Richard Bove is a bank analyst who had the audacity to tell the truth, such as predicting troubles for the bank industry at the beginning of the financial crisis. BankAtlantic did not care for the truth to be revealed to the public, so it sued him. After all, Bove had no right to disclose the truth about the banking industry!
It all started in July 2008 when Bove issued a report entitled “Who Is Next?” Bove constructed a list of firms who were at risk according to two metrics: BankAtlantic was the tenth riskiest bank on one list and the twelfth on a second. (Sources are Bloomberg, “BankAtlantic Sues Firm, Analyst Bove for Defamation”; Dealbook, “The War Between an Analyst and a Bank,”; and New York Times, “The Loneliest Analyst”.)
BankAtlantic did not like this exposure. Among other reasons, the company’s stock price fell 25 percent just after the report was published. Consequently, BankAtlantic sued Richard Bove for defamation. CEO Alan Levan indeed was put off by Bove’s remarks and vowed vengeance.
It turns out that Mr. Bove was correct in his analysis. Eight of the 20 banks on the first list have gone bankrupt and most of the others lost a significant amount of market cap and have not recovered. Similarly for the second list.
What makes this story delicious is that the SEC weighed in on January 18, 2012. In Litigation Release No. 22229, the SEC
alleges that BankAtlantic Bancorp and its CEO and chairman Alan Levan made misleading statements in public filings and earnings calls in order to hide the deteriorating state of a large portion of the bank’s commercial residential real estate land acquisition and development portfolio in 2007. BankAtlantic and Levan then committed accounting fraud when they schemed to minimize BankAtlantic’s losses on their books by improperly recording loans they were trying to sell from this portfolio in late 2007.
We guess we now know the real reason for the lawsuit—Bove was getting too close to uncovering the securities fraud. Levan implemented the-best-defense-is-a-good-offense strategy and sued the analyst for the critical comments against him and the corporation. After all, if Bove had to deal with legal matters, he would have less time to investigate further. In addition, other analysts might be intimidated and not criticize the entity.
This story reminds us of an exchange between Wyden and Cox because preparers routinely retaliated against financial analysts. Senator Wyden expressed concerns about corporate managers who attempted to intimidate those who issue research reports critical of them and their operations. In his letter to then SEC Chairman Christopher Cox, dated August 4, 2005, he correctly stated that the impact of such retaliation could have an adverse reaction on the publication of objective research. This in turn could have a negative impact on the quality of information that is employed by the investment community and could lead to an inefficient allocation of resources.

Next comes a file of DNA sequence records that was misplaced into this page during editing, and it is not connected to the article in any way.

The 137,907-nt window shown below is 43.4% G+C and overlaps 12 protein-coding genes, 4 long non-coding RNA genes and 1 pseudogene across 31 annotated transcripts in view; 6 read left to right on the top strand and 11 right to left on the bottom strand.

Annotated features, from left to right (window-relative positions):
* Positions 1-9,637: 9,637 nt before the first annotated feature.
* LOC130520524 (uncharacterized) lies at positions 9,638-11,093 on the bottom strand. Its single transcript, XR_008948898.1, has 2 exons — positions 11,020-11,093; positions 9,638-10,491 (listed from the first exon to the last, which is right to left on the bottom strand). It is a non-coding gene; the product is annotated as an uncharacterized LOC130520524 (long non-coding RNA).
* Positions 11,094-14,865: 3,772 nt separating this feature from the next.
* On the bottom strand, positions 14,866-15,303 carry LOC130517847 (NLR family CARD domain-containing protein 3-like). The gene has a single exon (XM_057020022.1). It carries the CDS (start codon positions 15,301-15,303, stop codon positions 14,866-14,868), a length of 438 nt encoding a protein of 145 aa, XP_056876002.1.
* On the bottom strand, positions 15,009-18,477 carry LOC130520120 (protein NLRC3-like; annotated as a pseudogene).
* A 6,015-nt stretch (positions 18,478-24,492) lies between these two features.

Chairman Cox responded to the Senator in a letter dated September 1, 2005. After thanking the senator for his inquiry, he stated that he shared the Senator’s concerns about issuer retaliation and its adverse impact on the investment community. He added a postscript in his own handwriting, “This is indeed a concern and we will tackle it.”
In the letter sent to Senator Wyden, Cox attached a memorandum from Robert Colby, Deputy Director for the Division of Market Regulation. Dated August 23, 2005, this memorandum reviewed the results of an informal survey conducted by the SEC staff. Several analysts and their firms revealed issuer retaliation in the form of limits to participation in company organized conference calls or other events, reduced access to senior management, limited time with managers during road shows and similar events, threats to withdraw business from other areas of the researcher’s firm, intimidation and humiliation, and threats of litigation. These incidents prove the issuer retaliation is a reality.
But Christopher Cox in fact did nothing to decrease preparer retaliation, and unfortunately Senator Wyden did not pursue the topic. And, as far as we can see, nobody since then in Congress and nobody at the SEC have come to the defense of research analysts.
It is vital to allow the flow of critical information so that investors and creditors can correctly evaluate the performance of business enterprises. Anything that impedes that flow of information is detrimental to the economy. In particular, if we wish to attenuate the destruction of financial accounting by managers who wish to advance their own selfish interests, then it is necessary to prevent these managers from harassing and persecuting those who analyze corporate reports.
Richard Bove incurred approximately $800,000 in legal fees when defending himself against the defamation lawsuit. The suit was settled in 2010 without Bove’s paying anything to the plaintiffs, but of course he was still out the $800,000.
In the complaint against Levan and BankAtlantic, the SEC seeks “financial penalties and permanent injunctive relief.” We suggest the SEC go a step further. It ought to ask the Court to require the defendants to reimburse Bove for all his legal costs. Such a move by the SEC would warn corporations not to retaliate against financial analysts who have the courage to write critical commentary about them.
This essay reflects the opinion of the authors and not necessarily the opinions of The Pennsylvania State University, The American College, or Villanova University.